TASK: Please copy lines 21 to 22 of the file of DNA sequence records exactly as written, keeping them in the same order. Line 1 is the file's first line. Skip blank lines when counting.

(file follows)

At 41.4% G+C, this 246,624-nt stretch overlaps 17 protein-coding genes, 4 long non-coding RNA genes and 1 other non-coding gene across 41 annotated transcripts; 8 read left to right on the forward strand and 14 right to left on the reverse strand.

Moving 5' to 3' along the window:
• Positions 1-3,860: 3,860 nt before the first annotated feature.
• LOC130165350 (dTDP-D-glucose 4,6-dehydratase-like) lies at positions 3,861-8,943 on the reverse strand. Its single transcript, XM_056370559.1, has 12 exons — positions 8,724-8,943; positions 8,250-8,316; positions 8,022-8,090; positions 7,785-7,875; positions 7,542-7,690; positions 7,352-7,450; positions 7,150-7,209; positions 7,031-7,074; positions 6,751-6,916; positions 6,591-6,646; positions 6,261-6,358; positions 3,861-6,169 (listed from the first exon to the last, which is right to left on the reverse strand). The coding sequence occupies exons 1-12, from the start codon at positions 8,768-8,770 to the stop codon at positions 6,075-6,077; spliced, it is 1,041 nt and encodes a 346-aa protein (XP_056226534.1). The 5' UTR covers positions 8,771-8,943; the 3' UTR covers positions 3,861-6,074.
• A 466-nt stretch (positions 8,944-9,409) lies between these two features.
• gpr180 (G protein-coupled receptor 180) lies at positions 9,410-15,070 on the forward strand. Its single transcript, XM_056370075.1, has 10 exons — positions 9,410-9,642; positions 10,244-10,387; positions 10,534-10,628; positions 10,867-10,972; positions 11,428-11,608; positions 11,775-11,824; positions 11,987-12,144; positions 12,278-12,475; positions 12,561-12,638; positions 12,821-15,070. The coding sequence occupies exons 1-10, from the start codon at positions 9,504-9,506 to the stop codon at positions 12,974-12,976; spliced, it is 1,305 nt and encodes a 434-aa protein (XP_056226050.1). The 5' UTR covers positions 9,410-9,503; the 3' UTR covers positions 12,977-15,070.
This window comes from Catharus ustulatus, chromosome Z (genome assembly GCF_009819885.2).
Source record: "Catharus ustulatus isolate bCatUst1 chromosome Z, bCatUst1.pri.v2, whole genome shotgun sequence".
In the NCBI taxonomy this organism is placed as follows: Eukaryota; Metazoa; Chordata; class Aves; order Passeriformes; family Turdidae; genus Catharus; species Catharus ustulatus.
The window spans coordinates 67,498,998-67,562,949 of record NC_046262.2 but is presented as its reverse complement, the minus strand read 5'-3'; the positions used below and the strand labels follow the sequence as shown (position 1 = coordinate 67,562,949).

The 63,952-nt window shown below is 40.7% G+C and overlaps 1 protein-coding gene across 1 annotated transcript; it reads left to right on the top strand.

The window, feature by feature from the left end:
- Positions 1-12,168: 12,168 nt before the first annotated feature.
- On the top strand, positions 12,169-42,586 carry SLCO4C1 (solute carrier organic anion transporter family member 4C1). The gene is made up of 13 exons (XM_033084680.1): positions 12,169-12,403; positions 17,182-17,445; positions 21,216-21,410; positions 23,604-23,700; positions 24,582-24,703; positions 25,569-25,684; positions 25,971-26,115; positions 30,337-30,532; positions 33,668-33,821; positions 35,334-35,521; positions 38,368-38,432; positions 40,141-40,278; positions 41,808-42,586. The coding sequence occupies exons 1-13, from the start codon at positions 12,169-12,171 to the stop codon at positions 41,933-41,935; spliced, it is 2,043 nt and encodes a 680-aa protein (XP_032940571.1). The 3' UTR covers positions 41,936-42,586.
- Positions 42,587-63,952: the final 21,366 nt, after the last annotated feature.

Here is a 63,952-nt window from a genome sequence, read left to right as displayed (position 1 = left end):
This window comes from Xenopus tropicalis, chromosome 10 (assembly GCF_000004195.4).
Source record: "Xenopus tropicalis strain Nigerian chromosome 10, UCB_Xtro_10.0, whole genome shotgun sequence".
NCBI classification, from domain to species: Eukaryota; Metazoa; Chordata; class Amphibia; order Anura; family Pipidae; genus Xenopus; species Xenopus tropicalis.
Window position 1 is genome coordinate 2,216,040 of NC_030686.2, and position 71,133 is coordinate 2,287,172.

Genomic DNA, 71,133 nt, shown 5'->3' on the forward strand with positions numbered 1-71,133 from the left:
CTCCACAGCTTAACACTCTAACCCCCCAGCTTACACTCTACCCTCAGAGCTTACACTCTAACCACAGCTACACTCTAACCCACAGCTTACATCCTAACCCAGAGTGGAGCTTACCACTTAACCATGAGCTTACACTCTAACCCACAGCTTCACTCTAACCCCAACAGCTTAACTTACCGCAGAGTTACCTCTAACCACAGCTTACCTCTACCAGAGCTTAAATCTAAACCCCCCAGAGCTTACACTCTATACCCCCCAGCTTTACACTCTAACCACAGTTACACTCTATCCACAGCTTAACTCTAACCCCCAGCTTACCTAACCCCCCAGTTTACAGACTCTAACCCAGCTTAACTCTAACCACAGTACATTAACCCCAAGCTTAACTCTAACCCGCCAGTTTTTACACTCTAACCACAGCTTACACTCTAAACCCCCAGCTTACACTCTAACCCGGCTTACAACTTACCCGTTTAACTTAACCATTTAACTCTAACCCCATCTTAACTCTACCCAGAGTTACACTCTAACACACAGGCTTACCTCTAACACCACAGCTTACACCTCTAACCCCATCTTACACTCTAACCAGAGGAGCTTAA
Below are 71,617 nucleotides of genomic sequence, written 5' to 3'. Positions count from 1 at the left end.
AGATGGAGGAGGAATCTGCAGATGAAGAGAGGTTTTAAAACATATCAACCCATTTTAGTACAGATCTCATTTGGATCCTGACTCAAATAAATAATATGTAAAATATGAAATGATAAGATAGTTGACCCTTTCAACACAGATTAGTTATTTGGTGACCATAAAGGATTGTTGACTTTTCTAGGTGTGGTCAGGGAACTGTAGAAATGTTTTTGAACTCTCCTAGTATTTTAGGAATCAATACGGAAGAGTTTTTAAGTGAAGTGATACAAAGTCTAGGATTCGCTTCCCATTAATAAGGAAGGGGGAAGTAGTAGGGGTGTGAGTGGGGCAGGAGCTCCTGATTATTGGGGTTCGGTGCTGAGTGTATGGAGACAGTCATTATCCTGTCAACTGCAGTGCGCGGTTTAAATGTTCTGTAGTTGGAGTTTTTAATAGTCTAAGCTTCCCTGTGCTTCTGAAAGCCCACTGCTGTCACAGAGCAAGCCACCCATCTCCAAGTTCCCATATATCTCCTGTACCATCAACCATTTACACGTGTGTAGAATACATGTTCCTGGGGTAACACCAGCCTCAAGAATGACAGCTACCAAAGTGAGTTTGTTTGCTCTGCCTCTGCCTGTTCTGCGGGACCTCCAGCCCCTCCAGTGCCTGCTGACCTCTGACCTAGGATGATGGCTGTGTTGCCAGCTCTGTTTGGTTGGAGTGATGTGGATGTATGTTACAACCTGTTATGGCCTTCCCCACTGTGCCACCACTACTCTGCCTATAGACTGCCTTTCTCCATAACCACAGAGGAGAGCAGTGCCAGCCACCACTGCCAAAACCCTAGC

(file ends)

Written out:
Genomic DNA, 71,133 nt, shown 5'->3' on the forward strand with positions numbered 1-71,133 from the left:
CTCCACAGCTTAACACTCTAACCCCCCAGCTTACACTCTACCCTCAGAGCTTACACTCTAACCACAGCTACACTCTAACCCACAGCTTACATCCTAACCCAGAGTGGAGCTTACCACTTAACCATGAGCTTACACTCTAACCCACAGCTTCACTCTAACCCCAACAGCTTAACTTACCGCAGAGTTACCTCTAACCACAGCTTACCTCTACCAGAGCTTAAATCTAAACCCCCCAGAGCTTACACTCTATACCCCCCAGCTTTACACTCTAACCACAGTTACACTCTATCCACAGCTTAACTCTAACCCCCAGCTTACCTAACCCCCCAGTTTACAGACTCTAACCCAGCTTAACTCTAACCACAGTACATTAACCCCAAGCTTAACTCTAACCCGCCAGTTTTTACACTCTAACCACAGCTTACACTCTAAACCCCCAGCTTACACTCTAACCCGGCTTACAACTTACCCGTTTAACTTAACCATTTAACTCTAACCCCATCTTAACTCTACCCAGAGTTACACTCTAACACACAGGCTTACCTCTAACACCACAGCTTACACCTCTAACCCCATCTTACACTCTAACCAGAGGAGCTTAA